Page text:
Mend

New trim is extinct. Front seat diaphragms perish, so seat collapses. Across the models everything is interchangeable except for rear seats between saloon and estates. The door wood cappings suffer from the sunlight; lacquer cracks and the wood splits with the cost of refurbishing high. Parcel shelves deteriorate and the top of the back seat material dissolves.

And another thing…

Can you make Stag saloon? Well, yes and Triumph did although never took it further than developments mules, unlike tuner Del Lines who marketed Stag-converted 2.5Pi saloons and estates – and received threatening letters from BL as a result. The question you have to ask is whether it’s worth the hassle and expense over a tuned 2.5PI? As originality counts for less here, the Rover V8 is an obvious alternative, but on all, consult a specialist on the optimum spring rates – don’t leave them as standard whatever you do – as too many do…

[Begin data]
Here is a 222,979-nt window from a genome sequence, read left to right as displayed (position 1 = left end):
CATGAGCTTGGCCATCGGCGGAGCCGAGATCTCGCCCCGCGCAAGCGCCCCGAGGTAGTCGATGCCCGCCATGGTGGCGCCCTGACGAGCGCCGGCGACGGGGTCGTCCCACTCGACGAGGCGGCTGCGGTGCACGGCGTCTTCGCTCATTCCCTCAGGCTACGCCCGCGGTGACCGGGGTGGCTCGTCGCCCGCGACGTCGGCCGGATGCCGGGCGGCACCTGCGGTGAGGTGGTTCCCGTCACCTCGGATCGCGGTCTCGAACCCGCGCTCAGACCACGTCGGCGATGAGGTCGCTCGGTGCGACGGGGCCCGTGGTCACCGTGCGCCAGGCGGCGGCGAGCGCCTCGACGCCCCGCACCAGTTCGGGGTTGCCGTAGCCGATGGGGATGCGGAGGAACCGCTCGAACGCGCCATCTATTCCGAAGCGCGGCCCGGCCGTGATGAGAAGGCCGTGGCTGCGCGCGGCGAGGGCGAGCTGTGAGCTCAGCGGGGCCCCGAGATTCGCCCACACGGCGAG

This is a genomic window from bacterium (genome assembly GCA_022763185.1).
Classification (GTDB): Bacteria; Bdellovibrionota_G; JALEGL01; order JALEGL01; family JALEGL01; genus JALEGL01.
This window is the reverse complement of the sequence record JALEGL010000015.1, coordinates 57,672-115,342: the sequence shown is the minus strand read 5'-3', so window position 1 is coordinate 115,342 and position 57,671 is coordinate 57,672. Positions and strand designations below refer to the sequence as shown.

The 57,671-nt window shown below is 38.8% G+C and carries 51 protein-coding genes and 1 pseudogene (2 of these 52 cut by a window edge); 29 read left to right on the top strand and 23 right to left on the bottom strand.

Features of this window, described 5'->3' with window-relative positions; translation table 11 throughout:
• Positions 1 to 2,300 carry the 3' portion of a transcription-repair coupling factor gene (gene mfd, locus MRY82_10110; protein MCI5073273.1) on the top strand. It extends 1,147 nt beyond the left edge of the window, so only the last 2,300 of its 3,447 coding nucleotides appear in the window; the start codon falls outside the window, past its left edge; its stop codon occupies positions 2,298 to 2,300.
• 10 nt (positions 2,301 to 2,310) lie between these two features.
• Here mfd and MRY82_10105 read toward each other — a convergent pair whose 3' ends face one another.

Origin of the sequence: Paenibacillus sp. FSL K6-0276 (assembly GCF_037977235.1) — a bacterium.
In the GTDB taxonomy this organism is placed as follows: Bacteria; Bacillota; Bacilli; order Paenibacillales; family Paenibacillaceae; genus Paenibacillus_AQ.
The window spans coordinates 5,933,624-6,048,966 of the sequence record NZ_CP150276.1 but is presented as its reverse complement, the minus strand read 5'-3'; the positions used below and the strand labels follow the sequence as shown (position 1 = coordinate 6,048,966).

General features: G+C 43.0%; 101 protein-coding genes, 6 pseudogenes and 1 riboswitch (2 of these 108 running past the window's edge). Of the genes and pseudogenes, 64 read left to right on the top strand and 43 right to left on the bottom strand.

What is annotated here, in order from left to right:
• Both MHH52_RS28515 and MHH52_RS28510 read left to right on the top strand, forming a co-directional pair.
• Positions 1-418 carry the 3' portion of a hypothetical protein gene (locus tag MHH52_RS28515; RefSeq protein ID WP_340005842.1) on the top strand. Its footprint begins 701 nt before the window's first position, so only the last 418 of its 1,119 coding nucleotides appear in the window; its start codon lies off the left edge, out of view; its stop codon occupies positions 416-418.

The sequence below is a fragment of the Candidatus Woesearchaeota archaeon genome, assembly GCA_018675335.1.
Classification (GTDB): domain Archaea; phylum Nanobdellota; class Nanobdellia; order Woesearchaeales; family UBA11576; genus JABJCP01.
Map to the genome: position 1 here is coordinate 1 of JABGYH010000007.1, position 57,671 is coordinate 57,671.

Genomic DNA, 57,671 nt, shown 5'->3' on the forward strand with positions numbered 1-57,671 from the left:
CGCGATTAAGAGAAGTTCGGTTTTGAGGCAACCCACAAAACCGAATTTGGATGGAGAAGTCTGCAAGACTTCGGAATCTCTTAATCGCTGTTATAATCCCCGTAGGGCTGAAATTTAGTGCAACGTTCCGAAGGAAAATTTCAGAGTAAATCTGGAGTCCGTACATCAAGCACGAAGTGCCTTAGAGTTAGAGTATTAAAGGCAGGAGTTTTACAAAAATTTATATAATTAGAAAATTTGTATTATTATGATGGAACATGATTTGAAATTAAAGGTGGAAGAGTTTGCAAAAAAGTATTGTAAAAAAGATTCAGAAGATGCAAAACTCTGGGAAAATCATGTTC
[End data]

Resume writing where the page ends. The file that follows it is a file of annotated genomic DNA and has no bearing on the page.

A good 2.5 makes nicer, roomier and more comfortable alternative to a Dolomite Sprint and fair classic competition car if you desire; a Triumph 2.5PI was made for just one event, the gruelling 16,244 miles dash from London to Mexico City that was the 1970 World Cup Rally. It was an unlikely rally car certainly, but after 66 days of the toughest marathon ever second and fourth places, splitting the far fleeter hot Escorts, will go down as one of the manufacturer’s greatest triumphs.